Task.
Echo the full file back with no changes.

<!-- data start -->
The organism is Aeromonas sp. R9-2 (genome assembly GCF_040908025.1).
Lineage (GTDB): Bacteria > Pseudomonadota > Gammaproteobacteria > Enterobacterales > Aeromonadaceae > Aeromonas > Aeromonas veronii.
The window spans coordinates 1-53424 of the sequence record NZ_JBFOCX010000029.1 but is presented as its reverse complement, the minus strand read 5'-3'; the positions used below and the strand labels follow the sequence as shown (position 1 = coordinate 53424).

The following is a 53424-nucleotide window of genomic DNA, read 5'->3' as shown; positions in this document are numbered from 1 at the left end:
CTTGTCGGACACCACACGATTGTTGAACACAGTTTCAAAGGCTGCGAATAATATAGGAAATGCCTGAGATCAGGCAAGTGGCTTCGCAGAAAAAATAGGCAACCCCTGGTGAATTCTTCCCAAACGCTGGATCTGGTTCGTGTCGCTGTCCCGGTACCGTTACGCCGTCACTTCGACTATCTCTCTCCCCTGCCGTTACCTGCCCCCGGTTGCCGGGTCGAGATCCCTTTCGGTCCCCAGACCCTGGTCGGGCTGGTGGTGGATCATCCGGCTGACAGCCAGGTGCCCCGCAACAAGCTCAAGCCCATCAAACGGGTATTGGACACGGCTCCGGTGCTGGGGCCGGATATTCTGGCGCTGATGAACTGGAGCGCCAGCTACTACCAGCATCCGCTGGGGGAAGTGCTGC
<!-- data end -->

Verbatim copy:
The organism is Aeromonas sp. R9-2 (genome assembly GCF_040908025.1).
Lineage (GTDB): Bacteria > Pseudomonadota > Gammaproteobacteria > Enterobacterales > Aeromonadaceae > Aeromonas > Aeromonas veronii.
The window spans coordinates 1-53424 of the sequence record NZ_JBFOCX010000029.1 but is presented as its reverse complement, the minus strand read 5'-3'; the positions used below and the strand labels follow the sequence as shown (position 1 = coordinate 53424).

The following is a 53424-nucleotide window of genomic DNA, read 5'->3' as shown; positions in this document are numbered from 1 at the left end:
CTTGTCGGACACCACACGATTGTTGAACACAGTTTCAAAGGCTGCGAATAATATAGGAAATGCCTGAGATCAGGCAAGTGGCTTCGCAGAAAAAATAGGCAACCCCTGGTGAATTCTTCCCAAACGCTGGATCTGGTTCGTGTCGCTGTCCCGGTACCGTTACGCCGTCACTTCGACTATCTCTCTCCCCTGCCGTTACCTGCCCCCGGTTGCCGGGTCGAGATCCCTTTCGGTCCCCAGACCCTGGTCGGGCTGGTGGTGGATCATCCGGCTGACAGCCAGGTGCCCCGCAACAAGCTCAAGCCCATCAAACGGGTATTGGACACGGCTCCGGTGCTGGGGCCGGATATTCTGGCGCTGATGAACTGGAGCGCCAGCTACTACCAGCATCCGCTGGGGGAAGTGCTGC